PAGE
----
Panel and Backlighting
|Panel Manufacturer||LG.Display||Backlighting Type||KSF LED|
|Panel Technology||Nano IPS||Colour space||Wide gamut|
|Panel Part||LM270WR8-SSA1||sRGB coverage||100% quoted|
|Screen Coating||Light anti-glare||DCI-P3||98% quoted|
|Colour Palette||1.07 billion||Adobe RGB coverage||Not listed|
|Colour depth||8-bit + FRC||Flicker free verified|
It should be noted that the 10-bit colour depth is available even at 4K 144Hz thanks to the inclusion of Display Stream Compression (DSC) on the DP 1.4 connection, and also over HDMI 2.1 thanks to the increased bandwidth of that interface. For DP 1.4, DSC is lossless visually which means that unlike older 4K 144Hz models you don’t need to sacrifice colour depth or chroma levels to reach the maximum refresh rate. You need a compatible DSC graphics card though of course. The main take-home here is that you don’t need to drop to 8-bit colour depth which is great if your content or game is HDR and supports 10-bit. More importantly you don’t need to drop from 4:4:4 full RGB chroma here, which does cause some visual loss in clarity but was a necessary step in earlier generation of 4K 144Hz displays before DSC was adopted.
Brightness and Contrast
This section tests the full range of luminance (the brightness of the screen) possible from the backlight, while changing the monitors brightness setting in the OSD menu. This allows us to measure the maximum and minimum adjustment ranges, as well as identify the recommended setting to reach a target of 120 cd/m2 for comfortable day to day use in normal lighting conditions. Some users have specific requirements for a very bright display, while others like a much darker display for night time viewing or in low ambient light conditions. At each brightness level we also measure the contrast ratio produced by the screen when comparing a small white sample vs. a black sample (not unrealistic full screen white vs. full screen black tests). The contrast ratio should remain stable across the adjustment range so we also check that.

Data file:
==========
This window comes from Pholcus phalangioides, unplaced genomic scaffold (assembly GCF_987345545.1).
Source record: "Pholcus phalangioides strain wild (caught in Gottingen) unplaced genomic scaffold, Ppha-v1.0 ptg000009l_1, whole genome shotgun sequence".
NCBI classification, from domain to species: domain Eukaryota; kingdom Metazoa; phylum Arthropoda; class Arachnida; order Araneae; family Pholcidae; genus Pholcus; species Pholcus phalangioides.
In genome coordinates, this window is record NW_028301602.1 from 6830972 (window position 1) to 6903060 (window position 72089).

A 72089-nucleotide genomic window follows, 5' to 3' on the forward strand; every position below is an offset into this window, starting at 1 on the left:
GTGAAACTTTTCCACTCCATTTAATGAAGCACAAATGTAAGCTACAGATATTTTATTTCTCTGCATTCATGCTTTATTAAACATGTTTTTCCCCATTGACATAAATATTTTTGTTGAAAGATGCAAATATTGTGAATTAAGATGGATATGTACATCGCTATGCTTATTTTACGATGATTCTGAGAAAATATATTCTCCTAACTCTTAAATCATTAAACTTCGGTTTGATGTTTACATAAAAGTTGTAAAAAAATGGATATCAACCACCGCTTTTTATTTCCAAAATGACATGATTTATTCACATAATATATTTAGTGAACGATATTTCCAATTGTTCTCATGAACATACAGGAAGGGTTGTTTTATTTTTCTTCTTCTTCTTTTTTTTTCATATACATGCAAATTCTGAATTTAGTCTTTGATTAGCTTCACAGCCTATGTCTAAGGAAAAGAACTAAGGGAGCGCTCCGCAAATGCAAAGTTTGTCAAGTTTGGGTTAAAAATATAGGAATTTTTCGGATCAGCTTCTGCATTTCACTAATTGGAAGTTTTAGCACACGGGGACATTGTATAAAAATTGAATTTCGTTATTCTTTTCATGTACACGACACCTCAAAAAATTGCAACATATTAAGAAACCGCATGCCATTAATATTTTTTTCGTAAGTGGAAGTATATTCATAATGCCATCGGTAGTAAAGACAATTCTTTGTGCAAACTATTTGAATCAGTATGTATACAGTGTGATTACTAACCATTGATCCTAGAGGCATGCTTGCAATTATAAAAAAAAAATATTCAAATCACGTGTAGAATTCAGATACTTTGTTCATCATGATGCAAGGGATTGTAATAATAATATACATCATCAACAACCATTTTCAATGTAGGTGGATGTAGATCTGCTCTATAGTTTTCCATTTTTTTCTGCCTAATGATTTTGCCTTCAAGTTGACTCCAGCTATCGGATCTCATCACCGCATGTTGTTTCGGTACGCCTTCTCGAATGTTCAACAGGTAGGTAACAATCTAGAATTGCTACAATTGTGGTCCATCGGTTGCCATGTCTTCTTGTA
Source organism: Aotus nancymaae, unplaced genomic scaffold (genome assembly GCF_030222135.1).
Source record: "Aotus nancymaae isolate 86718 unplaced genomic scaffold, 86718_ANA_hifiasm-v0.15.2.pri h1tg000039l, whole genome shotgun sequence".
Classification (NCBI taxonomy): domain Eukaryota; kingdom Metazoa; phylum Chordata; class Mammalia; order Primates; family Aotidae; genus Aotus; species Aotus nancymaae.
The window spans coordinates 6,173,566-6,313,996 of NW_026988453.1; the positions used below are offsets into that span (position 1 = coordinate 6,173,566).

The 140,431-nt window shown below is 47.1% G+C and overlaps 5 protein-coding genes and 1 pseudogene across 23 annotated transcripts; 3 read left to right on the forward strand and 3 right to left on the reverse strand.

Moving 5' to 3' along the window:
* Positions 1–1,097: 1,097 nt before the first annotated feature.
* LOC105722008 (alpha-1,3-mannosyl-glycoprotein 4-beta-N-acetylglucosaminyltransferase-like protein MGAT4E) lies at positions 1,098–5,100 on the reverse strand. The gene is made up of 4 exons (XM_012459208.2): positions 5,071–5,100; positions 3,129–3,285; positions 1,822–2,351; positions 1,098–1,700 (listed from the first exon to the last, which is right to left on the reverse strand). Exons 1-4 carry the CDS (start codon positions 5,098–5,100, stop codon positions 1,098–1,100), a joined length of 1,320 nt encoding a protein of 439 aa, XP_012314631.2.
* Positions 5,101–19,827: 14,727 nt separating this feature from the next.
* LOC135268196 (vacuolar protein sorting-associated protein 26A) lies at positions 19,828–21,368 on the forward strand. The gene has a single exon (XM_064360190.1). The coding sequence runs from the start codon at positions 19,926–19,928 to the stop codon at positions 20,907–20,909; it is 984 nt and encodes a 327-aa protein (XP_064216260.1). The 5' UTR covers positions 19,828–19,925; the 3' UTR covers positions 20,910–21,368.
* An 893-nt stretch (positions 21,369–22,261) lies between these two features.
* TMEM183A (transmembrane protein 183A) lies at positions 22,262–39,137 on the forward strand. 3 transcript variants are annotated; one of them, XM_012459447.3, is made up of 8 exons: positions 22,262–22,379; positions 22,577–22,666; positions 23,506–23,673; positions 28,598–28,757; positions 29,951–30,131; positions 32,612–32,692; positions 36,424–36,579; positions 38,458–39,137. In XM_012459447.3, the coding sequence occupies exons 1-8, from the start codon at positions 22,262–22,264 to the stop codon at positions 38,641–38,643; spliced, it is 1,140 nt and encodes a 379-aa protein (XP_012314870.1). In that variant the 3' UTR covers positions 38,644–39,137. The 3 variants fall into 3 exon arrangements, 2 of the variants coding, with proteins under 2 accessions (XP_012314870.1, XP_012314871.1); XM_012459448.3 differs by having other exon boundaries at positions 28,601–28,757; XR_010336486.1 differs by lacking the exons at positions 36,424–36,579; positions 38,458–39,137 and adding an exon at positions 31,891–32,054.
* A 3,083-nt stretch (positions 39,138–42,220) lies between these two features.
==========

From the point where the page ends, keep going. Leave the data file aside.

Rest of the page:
Graphics card settings were left at default with no ICC profile or calibration active. Tests were made using an X-rite i1 Display Pro Plus colorimeter paired with the Calman Ultimate software for very high levels of accuracy.
The upper brightness capability of the screen in SDR mode was 434 cd/m2, just slightly lower than the spec of 450 cd/m2. There was a reasonable adjustment range available, with the minimum luminance measured at 73 cd/m2. This might not be quite dark enough for some users working in very low ambient light conditions, we would have liked a little bit more adjustment at this bottom end but it is probably fine for most. A brightness setting of 13 in the OSD menu is needed to return you a luminance as close to 120 cd/m2 as possible at default settings. Backlight dimming is achieved with a flicker free backlight (no need for PWM) which should avoid eye strain and headaches that PWM screens often cause.
The average contrast ratio of the screen at default settings was measured at 1049:1 out of the box which was good, but not excellent, for a modern IPS-type panel, and slightly above the quoted 1000:1 specification. This was pleasing though as we have seen some low contrast ratios from LG.Display Nano IPS panels in the past on some other displays.